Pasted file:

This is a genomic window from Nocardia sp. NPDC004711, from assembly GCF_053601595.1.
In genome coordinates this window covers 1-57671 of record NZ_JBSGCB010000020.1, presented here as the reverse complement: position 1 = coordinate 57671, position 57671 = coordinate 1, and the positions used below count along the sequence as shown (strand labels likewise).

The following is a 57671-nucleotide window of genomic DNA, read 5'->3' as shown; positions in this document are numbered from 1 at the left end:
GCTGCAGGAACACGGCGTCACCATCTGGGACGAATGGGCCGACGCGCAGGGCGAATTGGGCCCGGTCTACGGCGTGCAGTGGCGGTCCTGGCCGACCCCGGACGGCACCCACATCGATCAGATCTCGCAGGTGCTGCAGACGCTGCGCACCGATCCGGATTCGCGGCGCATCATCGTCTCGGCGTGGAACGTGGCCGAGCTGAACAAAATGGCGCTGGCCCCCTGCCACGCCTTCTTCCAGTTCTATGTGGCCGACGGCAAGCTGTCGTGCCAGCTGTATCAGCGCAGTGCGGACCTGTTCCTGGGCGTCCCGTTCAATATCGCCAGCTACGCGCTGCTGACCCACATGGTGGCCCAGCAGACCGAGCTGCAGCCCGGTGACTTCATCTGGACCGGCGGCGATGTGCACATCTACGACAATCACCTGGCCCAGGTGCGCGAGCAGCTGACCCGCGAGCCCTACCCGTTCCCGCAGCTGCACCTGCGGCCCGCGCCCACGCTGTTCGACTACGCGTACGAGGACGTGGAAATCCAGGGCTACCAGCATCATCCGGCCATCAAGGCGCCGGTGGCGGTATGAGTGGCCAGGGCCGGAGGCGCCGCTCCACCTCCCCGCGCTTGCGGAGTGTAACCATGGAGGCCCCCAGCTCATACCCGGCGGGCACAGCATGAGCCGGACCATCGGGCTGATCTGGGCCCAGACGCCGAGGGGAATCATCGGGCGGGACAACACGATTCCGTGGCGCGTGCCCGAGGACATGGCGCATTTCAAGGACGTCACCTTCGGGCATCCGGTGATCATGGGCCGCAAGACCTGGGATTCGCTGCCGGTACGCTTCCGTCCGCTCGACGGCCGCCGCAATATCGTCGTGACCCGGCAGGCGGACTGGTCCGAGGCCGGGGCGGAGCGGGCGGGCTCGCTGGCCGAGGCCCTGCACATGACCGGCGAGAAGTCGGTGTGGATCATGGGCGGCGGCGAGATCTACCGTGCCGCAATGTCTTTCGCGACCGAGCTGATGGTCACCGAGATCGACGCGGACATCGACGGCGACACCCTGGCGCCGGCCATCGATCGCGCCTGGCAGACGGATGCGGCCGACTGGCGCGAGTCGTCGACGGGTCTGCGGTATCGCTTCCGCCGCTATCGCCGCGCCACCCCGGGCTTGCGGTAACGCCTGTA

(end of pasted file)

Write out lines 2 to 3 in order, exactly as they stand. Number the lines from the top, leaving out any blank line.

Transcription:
In genome coordinates this window covers 1-57671 of record NZ_JBSGCB010000020.1, presented here as the reverse complement: position 1 = coordinate 57671, position 57671 = coordinate 1, and the positions used below count along the sequence as shown (strand labels likewise).

The following is a 57671-nucleotide window of genomic DNA, read 5'->3' as shown; positions in this document are numbered from 1 at the left end: